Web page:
Last Month, June 9th, marked the inaugural International Batten Disease Awareness Day. Themed “Come Together,” this important milestone aims to leverage the global reach of social media to unite members of the Batten disease community, while building awareness of this disease and the need for research.
Batten disease, or Neuronal Ceroid Lipofuscinosis (NCL), is an inherited disorder of the nervous system that typically begins in childhood. To date, there are 13 genes that have been linked to the different forms of NCL. There are four primary types of Batten disease with the first symptoms presenting anywhere between 6 months to 15 years of age, depending on the child. Over time, affected children suffer cognitive impairment, worsening seizures, and progressive loss of sight and motor skills. Eventually, children with Batten disease will experience blindness and dementia. Batten disease is often fatal by the late teens or twenties, and in some forms it can be fatal between the ages of 8-12.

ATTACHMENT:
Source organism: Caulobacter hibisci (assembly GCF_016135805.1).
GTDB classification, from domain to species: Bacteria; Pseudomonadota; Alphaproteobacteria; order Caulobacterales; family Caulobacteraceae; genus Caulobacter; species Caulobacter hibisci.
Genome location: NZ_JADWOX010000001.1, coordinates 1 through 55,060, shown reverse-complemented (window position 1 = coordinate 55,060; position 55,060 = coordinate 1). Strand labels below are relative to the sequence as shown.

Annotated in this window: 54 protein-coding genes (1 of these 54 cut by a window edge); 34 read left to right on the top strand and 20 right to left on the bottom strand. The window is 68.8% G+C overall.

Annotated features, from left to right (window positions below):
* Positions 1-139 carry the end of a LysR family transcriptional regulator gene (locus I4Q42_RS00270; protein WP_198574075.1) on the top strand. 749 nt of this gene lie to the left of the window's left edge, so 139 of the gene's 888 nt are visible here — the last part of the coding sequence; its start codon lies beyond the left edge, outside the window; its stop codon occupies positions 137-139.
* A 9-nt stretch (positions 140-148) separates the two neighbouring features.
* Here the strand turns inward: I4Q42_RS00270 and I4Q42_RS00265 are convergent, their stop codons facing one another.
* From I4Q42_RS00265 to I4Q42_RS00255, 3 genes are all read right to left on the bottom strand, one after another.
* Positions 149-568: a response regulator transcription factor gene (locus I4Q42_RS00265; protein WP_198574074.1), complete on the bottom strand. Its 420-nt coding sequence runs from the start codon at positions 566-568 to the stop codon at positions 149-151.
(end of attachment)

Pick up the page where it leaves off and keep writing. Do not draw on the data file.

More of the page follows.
Participants in International Batten Disease Awareness Day were asked to show their support in several ways including: 1) Liking the campaign’s Facebook page (@InternationalBattenDay); 2) Joining the #BattenDay2018 Twibbon campaign; 3) Utilizing the Facebook profile frame; and 4) Participating in an art project called #MakeYourMark where participants are asked to share thumbprint art on social media to create a tangible and creative representation of the prevalence of Batten Disease and NCL around the world. More information can be found here on their fact sheet.
“Due to its rarity, unless you know someone with a connection to Batten, you will never hear about it. However, by bringing the international community together, we hope to raise awareness of this devastating disease which translates to earlier diagnosis and intervention,” said Margie Frazier, Executive Director, Batten Disease Support and Research Association.
“Today marks beginning of an inspiring tradition that will amplify the voice of the NCL community, honour the lives of those that have been impacted, and drive donations to support research,” said Samantha Barber, Chief Executive, Batten Disease Family Association.